Archive for April, 2013
All pretty obvious actually
- Surgical treatment of nonmelanoma skin cancer in elderly patients with other underlying health conditions may do more harm than good, researchers found.Surgical treatment of nonmelanoma skin cancer in elderly patients with other underlying health conditions may do more harm than good.
- Note that 43% of patients with limited life expectancy and nonmelanoma skin cancer died within 5 years of the study baseline from complications unrelated to their skin cancer.
In a cohort of nonmelanoma skin cancer patients, those with limited life expectancy experienced more complications with therapy (20%) than those who did not have limited life expectancy (15%), according to Eleni Linos, MD, DrPH, of the University of California San Francisco, and colleagues.
In addition, 43% of patients with limited life expectancy and nonmelanoma skin cancer died within 5 years of the study baseline from complications unrelated to their skin cancer, such as heart disease, prostate cancer, and Alzheimer’s disease, they wrote online inJAMA Internal Medicine.
Patients were considered of limited life expectancy if they were 85-years-old or older or if they had a Charlson Comorbidity Index score of 3 or greater, the authors explained.
Nonmelanoma skin cancers “grow slowly, rarely metastasize or affect survival, and typically do not result in significant morbidity or diminished quality of life.” These tumors are often asymptomatic “and patients are often unaware of them,” the authors said, adding that treatment for nonmelanoma skin cancer is meant to prevent expansion and local recurrence of the tumor.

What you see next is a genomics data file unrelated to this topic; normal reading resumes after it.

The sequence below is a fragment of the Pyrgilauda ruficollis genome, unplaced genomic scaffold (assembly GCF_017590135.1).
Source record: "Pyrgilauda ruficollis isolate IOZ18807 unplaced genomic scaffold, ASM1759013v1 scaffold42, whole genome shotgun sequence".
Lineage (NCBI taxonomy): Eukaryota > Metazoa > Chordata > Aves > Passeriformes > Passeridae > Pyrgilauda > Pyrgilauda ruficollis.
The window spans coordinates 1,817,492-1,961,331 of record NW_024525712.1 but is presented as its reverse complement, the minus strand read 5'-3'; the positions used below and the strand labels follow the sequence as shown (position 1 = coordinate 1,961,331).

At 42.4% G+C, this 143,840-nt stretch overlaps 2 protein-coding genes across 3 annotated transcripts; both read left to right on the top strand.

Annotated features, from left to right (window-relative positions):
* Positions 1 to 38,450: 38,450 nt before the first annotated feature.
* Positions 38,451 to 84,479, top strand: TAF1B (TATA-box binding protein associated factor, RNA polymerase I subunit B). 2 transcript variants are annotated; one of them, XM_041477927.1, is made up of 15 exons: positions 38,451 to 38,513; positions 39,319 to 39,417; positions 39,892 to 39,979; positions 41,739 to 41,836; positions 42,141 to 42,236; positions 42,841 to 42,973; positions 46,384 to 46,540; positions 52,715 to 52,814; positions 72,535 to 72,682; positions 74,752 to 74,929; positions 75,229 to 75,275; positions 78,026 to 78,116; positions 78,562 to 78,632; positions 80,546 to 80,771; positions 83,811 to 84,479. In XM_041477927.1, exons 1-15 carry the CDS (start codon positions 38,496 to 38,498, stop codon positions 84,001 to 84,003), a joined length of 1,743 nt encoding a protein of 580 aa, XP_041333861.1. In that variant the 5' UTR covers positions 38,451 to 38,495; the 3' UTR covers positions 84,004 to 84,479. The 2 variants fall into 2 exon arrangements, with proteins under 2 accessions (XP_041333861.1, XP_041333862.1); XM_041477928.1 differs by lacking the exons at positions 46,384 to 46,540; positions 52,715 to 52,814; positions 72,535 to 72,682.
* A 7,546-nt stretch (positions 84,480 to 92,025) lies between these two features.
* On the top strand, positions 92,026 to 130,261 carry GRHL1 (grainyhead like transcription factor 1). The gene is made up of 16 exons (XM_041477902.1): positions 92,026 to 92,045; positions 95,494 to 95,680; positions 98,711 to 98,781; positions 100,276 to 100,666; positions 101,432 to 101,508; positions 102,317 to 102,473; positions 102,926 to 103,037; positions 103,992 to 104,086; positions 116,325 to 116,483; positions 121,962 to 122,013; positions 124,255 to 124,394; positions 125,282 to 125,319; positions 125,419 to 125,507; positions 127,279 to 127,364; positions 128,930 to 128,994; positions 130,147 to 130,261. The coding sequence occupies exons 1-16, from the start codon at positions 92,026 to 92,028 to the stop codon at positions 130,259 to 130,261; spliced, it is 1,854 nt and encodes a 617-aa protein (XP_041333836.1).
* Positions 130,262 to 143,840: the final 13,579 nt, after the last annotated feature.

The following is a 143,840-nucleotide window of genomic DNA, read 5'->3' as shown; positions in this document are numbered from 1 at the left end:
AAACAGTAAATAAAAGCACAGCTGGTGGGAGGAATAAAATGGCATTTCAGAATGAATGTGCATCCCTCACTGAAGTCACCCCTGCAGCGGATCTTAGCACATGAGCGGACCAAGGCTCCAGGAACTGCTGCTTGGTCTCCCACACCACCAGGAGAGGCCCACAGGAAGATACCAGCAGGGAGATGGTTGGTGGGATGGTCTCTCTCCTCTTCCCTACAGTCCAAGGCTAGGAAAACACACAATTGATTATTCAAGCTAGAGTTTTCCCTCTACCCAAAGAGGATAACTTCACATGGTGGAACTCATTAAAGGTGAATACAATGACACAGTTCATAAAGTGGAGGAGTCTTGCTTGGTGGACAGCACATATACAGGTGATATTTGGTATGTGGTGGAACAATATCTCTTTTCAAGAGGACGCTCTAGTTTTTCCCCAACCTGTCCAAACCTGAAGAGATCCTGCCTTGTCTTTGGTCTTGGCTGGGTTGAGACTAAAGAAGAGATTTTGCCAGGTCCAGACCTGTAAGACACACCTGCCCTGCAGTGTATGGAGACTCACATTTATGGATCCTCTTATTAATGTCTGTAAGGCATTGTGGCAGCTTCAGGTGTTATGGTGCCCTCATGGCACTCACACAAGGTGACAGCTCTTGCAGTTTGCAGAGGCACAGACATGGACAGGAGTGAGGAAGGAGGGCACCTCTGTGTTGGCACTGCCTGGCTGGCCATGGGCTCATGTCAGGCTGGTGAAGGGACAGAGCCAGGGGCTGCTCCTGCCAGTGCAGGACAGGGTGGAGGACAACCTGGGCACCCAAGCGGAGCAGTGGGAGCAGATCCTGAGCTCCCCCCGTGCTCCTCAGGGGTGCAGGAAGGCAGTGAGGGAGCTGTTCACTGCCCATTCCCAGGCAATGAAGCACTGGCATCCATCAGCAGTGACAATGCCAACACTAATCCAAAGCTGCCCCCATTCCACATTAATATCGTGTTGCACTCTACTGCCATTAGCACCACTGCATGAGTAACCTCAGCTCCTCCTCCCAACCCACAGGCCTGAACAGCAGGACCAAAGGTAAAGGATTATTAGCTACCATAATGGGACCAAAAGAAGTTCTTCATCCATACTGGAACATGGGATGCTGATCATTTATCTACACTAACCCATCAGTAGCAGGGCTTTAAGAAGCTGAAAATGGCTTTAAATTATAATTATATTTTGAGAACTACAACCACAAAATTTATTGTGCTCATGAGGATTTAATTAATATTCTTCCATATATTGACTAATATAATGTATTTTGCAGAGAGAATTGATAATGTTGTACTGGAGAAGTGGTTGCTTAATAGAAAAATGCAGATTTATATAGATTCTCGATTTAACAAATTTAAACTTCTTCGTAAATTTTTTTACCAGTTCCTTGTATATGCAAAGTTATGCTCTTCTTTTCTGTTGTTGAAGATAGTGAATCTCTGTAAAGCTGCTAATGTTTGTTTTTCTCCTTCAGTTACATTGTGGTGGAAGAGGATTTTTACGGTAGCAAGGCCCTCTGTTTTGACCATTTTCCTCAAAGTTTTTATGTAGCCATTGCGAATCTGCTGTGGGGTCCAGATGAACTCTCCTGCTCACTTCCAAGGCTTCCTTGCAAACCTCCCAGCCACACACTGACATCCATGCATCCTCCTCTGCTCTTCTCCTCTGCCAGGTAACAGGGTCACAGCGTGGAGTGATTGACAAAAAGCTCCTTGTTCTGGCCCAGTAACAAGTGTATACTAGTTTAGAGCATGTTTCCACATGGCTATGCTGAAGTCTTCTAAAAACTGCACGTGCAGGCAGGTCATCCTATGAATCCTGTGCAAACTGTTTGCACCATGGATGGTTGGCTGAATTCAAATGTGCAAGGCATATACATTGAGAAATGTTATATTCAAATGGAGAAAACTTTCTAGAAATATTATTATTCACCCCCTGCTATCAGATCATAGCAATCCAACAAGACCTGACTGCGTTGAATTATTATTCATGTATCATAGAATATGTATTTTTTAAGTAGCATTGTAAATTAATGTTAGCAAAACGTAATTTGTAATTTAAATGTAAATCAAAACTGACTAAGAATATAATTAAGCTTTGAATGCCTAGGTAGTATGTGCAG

They also noted that nonmelanoma skin cancer is the fifth most costly cancer for Medicare.
The researchers compared treatment patterns and clinical outcomes in patients with nonmelanoma skin cancer who were of limited life expectancy with patients who were not of limited life expectancy at two California dermatology clinics (one private and one university-affiliated Veterans Administration program).
Treatment options included elliptical excision, chemosurgery (Mohs surgery), tumor destruction, and no treatment. Overall, 68.7% of tumors underwent surgery.
Data were collected through clinician notes and pathology records.
The patient population included 1,360 patients with 1,739 tumors, including 332 patients with 428 tumors who were of limited life expectancy. Median patient age was 69 years. Most participants were male (72.7%) and had a comorbidity index score of 1. Roughly one quarter of patients were bothered by their tumor frequently (22%).